Large Language Model (LLM) developers such as OpenAI have no concern about open sourcing their algorithms.
But it is not proprietary data that is their advantage. The data sources are very public collections from Wikipedia, Reddit, Github, open web crawls, etc. And there are open source versions of this data available to just download (see The Pile).
For a little while it was not terribly hard for third parties to participate. We at East Agile spent a year training and fine tuning specialized versions of GPT models using the same structure and the same types of data as GPT-2. But we could only afford to make small versions of even GPT-2. But companies like ours were left in the dust on this training mission by GPT-3 and later larger models by the likes of Google and Nvidia and Microsoft.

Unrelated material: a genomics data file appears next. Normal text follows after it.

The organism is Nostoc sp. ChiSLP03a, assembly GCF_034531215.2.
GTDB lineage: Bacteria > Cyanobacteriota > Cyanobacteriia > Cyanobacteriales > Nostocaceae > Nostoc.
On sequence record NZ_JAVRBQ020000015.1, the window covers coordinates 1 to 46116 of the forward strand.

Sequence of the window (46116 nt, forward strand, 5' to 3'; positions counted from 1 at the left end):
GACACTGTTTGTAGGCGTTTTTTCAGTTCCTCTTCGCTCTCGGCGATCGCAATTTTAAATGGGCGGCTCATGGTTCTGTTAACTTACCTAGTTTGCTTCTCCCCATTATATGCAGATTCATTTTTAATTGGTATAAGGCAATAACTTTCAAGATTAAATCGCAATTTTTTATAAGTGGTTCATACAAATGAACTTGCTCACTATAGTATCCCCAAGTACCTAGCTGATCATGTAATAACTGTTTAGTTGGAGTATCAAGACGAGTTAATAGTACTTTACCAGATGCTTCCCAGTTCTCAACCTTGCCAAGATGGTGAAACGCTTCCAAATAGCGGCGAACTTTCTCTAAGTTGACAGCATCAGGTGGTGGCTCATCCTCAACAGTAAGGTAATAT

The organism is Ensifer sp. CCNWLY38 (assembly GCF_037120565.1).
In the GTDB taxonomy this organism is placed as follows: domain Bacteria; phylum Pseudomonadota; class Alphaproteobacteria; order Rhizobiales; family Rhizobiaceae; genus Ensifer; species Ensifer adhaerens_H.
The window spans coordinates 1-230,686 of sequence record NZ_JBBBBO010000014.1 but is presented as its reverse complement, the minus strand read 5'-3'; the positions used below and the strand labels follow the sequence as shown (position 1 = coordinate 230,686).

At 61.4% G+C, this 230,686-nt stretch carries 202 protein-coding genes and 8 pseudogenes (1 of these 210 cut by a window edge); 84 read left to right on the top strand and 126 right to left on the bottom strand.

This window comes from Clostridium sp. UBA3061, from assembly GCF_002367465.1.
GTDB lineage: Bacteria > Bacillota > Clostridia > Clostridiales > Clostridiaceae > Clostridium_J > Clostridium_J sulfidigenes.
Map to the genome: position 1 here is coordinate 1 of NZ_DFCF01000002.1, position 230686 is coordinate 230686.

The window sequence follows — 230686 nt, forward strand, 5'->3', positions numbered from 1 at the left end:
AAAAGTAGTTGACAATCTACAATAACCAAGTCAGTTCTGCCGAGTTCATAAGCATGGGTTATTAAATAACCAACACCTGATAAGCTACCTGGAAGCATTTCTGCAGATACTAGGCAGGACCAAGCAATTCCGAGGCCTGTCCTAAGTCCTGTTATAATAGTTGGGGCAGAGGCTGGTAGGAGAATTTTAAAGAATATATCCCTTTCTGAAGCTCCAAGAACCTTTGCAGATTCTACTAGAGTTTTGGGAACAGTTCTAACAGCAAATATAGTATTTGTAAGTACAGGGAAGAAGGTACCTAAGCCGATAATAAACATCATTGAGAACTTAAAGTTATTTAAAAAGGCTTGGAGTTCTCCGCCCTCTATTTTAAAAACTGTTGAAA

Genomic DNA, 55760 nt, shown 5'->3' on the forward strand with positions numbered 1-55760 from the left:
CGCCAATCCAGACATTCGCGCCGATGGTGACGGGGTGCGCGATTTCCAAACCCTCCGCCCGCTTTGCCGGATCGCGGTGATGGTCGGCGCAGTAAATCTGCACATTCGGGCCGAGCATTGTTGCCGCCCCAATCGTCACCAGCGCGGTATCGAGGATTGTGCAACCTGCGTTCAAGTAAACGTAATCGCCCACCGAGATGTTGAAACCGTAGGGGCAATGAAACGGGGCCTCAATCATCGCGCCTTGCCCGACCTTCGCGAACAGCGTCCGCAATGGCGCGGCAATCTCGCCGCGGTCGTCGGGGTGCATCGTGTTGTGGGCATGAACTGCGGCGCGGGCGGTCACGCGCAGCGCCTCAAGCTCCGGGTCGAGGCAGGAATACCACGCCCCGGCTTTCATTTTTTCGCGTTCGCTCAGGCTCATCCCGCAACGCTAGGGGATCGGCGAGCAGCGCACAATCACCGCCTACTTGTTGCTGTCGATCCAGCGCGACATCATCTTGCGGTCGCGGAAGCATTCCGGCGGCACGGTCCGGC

The key moat is access to the computing infrastructure and piles of cash required to train the models. Developing a GPT-3 type model might easily cost $5 million in compute costs each week. Small versions that are only 70 billion parameters instead of 175 billion cost $2.5 million to train once. Maybe by the end of the process, a final model build might cost only $5 million. But that comes after countless iterations. It is hard to imagine a newbie getting it right the very first run. And GPT3.5 layers tons of expensive manual labelling on top of this process. Possibly GPT4 will cost ten times as much. Table stakes in this game are $100 million. But beware. As of just a week ago, OpenAI is now playing with $10 billion in new funding from Microsoft.